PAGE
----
Sally Cousins’ Weekly Training Tip: Building New Partnerships

We are delighted to host Sally Cousins as an expert guest blogger, as she shares her wealth of knowledge with us in the form of weekly training tips. We hope these nuggets of information can be integrated directly into your program at home and can influence the way you ride and train your horses. Be sure to check out both the Sally Cousins Eventing website and keep up with her on Facebook.

Photo by Kasey Mueller

Photo by Kasey Mueller

This has been a frustrating year for me. I have worked hard to develop new and younger horses. Because these horses are new to me or very green, I don’t yet know what equipment works best or how to train and manage them. For many years I rode upper-level horses that I had partnered with for six or seven years.

They weren’t always easy, but I knew exactly what they would do. I knew what equipment worked best, and I had all of the adjustments down to a science. I was reminiscing about how much I missed the “reliable old campaigners” when a friend reminded me how long it took me to turn them into “reliable old campaigners.”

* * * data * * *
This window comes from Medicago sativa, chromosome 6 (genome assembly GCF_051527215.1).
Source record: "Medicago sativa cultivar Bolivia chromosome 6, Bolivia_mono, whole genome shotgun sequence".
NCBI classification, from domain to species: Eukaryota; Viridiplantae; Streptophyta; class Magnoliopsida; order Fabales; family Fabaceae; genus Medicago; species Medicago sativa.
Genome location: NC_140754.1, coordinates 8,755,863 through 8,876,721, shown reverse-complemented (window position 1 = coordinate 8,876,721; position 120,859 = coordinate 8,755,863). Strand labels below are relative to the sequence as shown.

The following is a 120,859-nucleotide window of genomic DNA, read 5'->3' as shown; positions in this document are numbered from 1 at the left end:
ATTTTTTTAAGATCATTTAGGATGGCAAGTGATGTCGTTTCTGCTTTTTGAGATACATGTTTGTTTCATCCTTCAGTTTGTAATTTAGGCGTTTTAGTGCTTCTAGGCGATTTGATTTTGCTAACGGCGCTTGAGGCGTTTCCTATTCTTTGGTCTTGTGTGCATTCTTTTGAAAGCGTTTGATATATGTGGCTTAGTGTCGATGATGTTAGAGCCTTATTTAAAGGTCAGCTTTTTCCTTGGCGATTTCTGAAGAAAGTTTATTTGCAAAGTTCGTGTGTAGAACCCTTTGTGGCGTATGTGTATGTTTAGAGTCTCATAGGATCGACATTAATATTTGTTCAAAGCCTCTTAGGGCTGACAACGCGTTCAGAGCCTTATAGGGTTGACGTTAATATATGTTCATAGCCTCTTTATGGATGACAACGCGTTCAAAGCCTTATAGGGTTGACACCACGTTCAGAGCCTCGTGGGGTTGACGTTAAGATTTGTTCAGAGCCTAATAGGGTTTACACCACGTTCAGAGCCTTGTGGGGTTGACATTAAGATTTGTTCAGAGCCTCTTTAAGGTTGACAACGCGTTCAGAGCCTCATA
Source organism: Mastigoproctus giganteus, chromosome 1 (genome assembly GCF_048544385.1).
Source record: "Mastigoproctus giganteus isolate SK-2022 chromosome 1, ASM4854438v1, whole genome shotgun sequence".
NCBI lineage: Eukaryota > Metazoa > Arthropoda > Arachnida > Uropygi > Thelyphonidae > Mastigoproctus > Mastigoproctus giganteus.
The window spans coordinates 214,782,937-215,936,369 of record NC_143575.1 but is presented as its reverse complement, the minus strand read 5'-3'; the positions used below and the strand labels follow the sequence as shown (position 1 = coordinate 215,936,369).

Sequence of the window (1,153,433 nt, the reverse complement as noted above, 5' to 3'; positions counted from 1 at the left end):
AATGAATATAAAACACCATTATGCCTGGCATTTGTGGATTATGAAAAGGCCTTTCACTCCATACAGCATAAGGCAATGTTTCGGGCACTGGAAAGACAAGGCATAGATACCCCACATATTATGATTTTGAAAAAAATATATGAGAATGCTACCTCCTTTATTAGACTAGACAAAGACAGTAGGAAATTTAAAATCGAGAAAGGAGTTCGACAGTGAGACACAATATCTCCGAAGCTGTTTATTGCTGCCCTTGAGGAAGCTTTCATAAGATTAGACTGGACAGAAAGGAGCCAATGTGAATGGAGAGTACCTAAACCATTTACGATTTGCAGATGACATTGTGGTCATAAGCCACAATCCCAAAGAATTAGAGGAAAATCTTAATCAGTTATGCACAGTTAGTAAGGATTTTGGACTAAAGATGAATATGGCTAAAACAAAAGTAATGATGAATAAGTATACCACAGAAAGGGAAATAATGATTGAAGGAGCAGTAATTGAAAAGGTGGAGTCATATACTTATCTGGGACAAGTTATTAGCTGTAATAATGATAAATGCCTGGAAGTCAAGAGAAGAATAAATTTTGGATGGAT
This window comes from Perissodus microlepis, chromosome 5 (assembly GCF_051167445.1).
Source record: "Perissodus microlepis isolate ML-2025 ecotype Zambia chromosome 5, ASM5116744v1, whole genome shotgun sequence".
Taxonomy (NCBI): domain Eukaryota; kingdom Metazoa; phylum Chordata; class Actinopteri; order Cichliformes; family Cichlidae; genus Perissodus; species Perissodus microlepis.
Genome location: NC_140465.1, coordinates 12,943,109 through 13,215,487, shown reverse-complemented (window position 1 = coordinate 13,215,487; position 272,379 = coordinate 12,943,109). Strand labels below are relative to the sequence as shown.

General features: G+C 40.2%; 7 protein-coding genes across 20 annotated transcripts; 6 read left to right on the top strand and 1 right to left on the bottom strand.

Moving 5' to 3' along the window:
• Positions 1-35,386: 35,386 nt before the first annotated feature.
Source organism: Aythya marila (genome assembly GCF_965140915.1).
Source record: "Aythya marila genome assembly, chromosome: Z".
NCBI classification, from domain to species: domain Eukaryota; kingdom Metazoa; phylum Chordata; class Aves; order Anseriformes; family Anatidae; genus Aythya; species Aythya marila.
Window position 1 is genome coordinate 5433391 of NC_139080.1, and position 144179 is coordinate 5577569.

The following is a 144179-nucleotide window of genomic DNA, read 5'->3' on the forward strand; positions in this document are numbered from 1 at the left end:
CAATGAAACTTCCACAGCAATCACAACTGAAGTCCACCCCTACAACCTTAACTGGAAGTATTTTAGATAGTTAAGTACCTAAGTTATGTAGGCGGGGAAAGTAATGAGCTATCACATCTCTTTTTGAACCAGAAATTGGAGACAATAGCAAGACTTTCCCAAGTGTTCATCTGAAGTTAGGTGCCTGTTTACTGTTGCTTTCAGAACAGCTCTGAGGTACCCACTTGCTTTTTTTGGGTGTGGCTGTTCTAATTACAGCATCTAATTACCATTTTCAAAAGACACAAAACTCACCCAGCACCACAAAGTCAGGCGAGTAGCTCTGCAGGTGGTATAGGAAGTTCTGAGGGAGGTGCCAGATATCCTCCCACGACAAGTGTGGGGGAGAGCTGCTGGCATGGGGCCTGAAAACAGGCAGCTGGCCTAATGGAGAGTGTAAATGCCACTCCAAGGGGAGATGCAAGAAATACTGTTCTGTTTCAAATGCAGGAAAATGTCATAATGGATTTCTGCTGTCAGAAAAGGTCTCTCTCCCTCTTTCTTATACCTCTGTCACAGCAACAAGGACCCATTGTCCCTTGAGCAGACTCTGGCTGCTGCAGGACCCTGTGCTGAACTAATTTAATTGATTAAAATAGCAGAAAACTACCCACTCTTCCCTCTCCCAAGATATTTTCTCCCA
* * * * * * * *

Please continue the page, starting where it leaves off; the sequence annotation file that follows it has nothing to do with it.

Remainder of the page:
For example one of my favorite horses, Joule, was very hot and had a bad tendency to run out to the right early in his career. I drove him to the other side of Chicago trying to get a qualifying ride, but couldn’t even get over the third fence. It took months to get that sorted out.

He was hot by nature, but there were certain times I could hardly do even light work in my own ring without him rearing and plunging. After many months of this, we finally figured out he couldn’t tolerate the sugar in the grass in the spring and fall. One tiny bite of alfalfa and I could not ride him for two days.

I had another horse that was intolerable until we finally figured out he needed glue-on shoes because he was uncomfortable with the nails of regular shoes. Another horse went best in a double bridle in dressage with a very large port. One horse only jumped three fences before going into the show jumping; any more than that and he would not jump clean.
All of these horses won a ton of events. It took two years in some cases to turn them into horses that were so good. It helps me to remember how hard I struggled and how long it took to build these relationships. When reminiscing about the “reliable old campaigners,” I was clearly looking back through rose-colored glasses.
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